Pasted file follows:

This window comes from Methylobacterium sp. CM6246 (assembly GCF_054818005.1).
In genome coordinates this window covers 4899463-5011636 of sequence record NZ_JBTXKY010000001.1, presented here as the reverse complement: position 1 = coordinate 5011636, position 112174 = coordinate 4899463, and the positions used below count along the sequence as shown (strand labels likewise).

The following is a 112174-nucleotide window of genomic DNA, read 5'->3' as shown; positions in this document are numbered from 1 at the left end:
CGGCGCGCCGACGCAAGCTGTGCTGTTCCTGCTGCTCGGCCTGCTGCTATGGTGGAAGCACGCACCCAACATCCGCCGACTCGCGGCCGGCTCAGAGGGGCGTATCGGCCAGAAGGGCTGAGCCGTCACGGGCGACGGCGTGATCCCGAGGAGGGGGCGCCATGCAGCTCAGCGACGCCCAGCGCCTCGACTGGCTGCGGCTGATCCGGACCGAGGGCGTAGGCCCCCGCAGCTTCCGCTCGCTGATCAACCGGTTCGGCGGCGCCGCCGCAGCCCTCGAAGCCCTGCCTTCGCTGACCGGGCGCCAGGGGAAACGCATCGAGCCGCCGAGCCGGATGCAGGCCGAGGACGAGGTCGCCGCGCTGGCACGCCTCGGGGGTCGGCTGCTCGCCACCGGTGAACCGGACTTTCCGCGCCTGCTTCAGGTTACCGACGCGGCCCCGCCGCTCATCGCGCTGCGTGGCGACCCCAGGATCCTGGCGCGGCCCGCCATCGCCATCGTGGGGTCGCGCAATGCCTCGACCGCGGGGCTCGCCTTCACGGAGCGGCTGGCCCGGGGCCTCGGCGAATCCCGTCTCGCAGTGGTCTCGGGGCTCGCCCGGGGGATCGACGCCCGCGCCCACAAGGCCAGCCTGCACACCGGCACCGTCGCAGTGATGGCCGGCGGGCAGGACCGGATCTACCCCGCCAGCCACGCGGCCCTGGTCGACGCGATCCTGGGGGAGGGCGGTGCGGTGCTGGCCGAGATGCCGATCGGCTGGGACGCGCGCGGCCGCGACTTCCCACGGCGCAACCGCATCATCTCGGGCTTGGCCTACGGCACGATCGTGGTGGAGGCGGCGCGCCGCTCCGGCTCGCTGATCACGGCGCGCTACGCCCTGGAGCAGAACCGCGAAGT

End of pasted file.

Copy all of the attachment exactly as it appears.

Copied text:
This window comes from Methylobacterium sp. CM6246 (assembly GCF_054818005.1).
In genome coordinates this window covers 4899463-5011636 of sequence record NZ_JBTXKY010000001.1, presented here as the reverse complement: position 1 = coordinate 5011636, position 112174 = coordinate 4899463, and the positions used below count along the sequence as shown (strand labels likewise).

The following is a 112174-nucleotide window of genomic DNA, read 5'->3' as shown; positions in this document are numbered from 1 at the left end:
CGGCGCGCCGACGCAAGCTGTGCTGTTCCTGCTGCTCGGCCTGCTGCTATGGTGGAAGCACGCACCCAACATCCGCCGACTCGCGGCCGGCTCAGAGGGGCGTATCGGCCAGAAGGGCTGAGCCGTCACGGGCGACGGCGTGATCCCGAGGAGGGGGCGCCATGCAGCTCAGCGACGCCCAGCGCCTCGACTGGCTGCGGCTGATCCGGACCGAGGGCGTAGGCCCCCGCAGCTTCCGCTCGCTGATCAACCGGTTCGGCGGCGCCGCCGCAGCCCTCGAAGCCCTGCCTTCGCTGACCGGGCGCCAGGGGAAACGCATCGAGCCGCCGAGCCGGATGCAGGCCGAGGACGAGGTCGCCGCGCTGGCACGCCTCGGGGGTCGGCTGCTCGCCACCGGTGAACCGGACTTTCCGCGCCTGCTTCAGGTTACCGACGCGGCCCCGCCGCTCATCGCGCTGCGTGGCGACCCCAGGATCCTGGCGCGGCCCGCCATCGCCATCGTGGGGTCGCGCAATGCCTCGACCGCGGGGCTCGCCTTCACGGAGCGGCTGGCCCGGGGCCTCGGCGAATCCCGTCTCGCAGTGGTCTCGGGGCTCGCCCGGGGGATCGACGCCCGCGCCCACAAGGCCAGCCTGCACACCGGCACCGTCGCAGTGATGGCCGGCGGGCAGGACCGGATCTACCCCGCCAGCCACGCGGCCCTGGTCGACGCGATCCTGGGGGAGGGCGGTGCGGTGCTGGCCGAGATGCCGATCGGCTGGGACGCGCGCGGCCGCGACTTCCCACGGCGCAACCGCATCATCTCGGGCTTGGCCTACGGCACGATCGTGGTGGAGGCGGCGCGCCGCTCCGGCTCGCTGATCACGGCGCGCTACGCCCTGGAGCAGAACCGCGAAGT